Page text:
What Constitutes Too Sick for School?

Many children (and adults!) will try to ‘chuck a sickie’ once in their lives.

But when the parents are in control, how can you tell when a sick day from school is justified?

There are a number of issues that come into play.

Of course, sending a contagious child off to school puts other kids at risk, and can cause big disruptions in the classroom and the curriculum.

And vomiting, fever or any illness that will prohibit your child from functioning in class definitely warrants a day in bed.

But before that extreme there’s a myriad of symptoms that a sick child may show (or exaggerate) that will have you questioning your next move.

The choice is often dependent on what kind of child you have, says school nurse Kate Alexander.

If your child is a reluctant student at the best of times, it’s not unreasonable to be suspicious.

And if they’re a motivated and committed student most of the time, there’s probably a good reason that they want to stay home.

A few things need to be considered in the middle ground.

Is your child displaying symptoms such as frequent headaches or stomach pains?

If there’s no obvious cause, and the symptoms are repetitive or consistent, there may be an underlying issue at hand…

There could be issues of bullying or exclusion at school, or they could be experiencing some anxiety or depression.

For most kids though, they probably just want a day off every now and then (who doesn’t!).

But it’s important to push them to do what they’re capable of, not just what they’re comfortable with, according to psychology professor Angela Duckworth.

It’s about building up a ‘distress tolerance’, which will benefit them not only in the short term, but also consistently throughout their adult lives.

Because sick days don’t just affect your child, they also affect your ability to get things done when they’re at school, and the way others (such as their teachers and classmates) percieve them.

The message that a stricter stay-home-from-school policy sends is that ‘show up and perform even though it’s tough, and you have a teacher (or, in later years, a boss) who knows that when you call in sick, it’s real.’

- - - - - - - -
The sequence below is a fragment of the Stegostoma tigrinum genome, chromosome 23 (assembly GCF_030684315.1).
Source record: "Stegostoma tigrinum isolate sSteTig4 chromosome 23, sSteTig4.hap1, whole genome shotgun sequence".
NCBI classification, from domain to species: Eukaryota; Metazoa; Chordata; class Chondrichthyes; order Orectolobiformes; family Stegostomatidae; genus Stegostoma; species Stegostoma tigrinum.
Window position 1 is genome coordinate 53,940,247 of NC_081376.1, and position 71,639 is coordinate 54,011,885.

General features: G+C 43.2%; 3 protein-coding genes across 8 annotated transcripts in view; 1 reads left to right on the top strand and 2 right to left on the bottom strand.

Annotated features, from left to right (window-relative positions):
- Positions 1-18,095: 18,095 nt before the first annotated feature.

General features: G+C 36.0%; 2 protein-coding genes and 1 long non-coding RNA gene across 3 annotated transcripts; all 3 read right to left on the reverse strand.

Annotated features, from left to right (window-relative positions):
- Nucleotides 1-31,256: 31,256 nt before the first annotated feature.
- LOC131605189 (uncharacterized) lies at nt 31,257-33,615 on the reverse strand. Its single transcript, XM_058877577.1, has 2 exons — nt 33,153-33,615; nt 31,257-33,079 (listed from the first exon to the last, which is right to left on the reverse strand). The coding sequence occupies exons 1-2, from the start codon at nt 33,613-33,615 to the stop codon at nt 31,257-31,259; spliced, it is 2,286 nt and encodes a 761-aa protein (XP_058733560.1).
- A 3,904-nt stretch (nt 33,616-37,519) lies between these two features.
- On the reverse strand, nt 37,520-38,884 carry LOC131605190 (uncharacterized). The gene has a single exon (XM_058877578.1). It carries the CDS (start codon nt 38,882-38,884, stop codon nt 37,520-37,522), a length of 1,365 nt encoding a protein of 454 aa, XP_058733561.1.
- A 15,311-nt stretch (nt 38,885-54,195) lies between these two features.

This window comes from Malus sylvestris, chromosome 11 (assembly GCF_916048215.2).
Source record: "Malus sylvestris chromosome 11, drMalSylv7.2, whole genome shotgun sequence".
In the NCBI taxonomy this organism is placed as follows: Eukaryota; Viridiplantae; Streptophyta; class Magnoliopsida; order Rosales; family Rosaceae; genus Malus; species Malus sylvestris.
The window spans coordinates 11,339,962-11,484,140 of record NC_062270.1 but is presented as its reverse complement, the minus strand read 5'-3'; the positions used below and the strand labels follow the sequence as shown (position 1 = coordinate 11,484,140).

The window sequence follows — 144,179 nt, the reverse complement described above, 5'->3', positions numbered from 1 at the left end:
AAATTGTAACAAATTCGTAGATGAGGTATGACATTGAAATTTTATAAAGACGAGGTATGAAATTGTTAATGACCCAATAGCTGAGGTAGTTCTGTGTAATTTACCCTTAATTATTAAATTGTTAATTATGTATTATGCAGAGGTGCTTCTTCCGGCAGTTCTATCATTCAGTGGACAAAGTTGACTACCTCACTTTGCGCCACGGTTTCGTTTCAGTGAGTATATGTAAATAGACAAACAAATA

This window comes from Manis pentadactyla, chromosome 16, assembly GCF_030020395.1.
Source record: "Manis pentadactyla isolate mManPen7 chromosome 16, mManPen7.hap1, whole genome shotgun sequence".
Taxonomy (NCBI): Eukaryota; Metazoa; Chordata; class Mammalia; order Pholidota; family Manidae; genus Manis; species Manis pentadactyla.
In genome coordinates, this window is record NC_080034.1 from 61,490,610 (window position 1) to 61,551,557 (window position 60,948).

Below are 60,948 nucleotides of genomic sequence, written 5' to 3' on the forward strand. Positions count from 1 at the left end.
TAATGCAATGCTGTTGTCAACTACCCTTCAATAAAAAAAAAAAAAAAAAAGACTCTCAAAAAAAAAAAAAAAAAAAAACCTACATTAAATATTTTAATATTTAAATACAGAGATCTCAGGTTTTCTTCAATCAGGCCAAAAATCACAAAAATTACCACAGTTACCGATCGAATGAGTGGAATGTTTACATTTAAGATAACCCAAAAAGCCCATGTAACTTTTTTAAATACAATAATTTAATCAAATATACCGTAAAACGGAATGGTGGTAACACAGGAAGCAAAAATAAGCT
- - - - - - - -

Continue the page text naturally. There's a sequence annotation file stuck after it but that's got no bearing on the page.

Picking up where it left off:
So how can we ascertain when a sick day is needed, and when it’s not?

A few tips:

  1. Set yourself some guidelines to work with. For example: sniffles and a cough? Not worth a day off. Vomiting or fever? Bed rest is best. If you’re not sure of where to draw the line, have a chat to your children’s teachers or school coordinators.
  2. Be mindful of the reasons why your child may want to stay home. They likely may just want to stay home so they can sleep a little longer. But when there’s consistent but confusing complaints of headaches or stomach aches, as mentioned earlier, talk to your child to see if something else is causing them.
  3. Make sure a sick day is NOT fun. No TV, no special treats, no playing games — if they’re too sick for school, they should be resting in bed and eating healthily; if they have the energy to play, they have the energy to go to school!

Of course, sick days are sometimes not feasible for working parents. So again, be sure to talk to your children’s teachers to know when a sick day is not only warranted but necessary.


Dell’Antonia, KJ, ‘Too sick for school, or just doesn’t want to go?’, The New York Times, 2016


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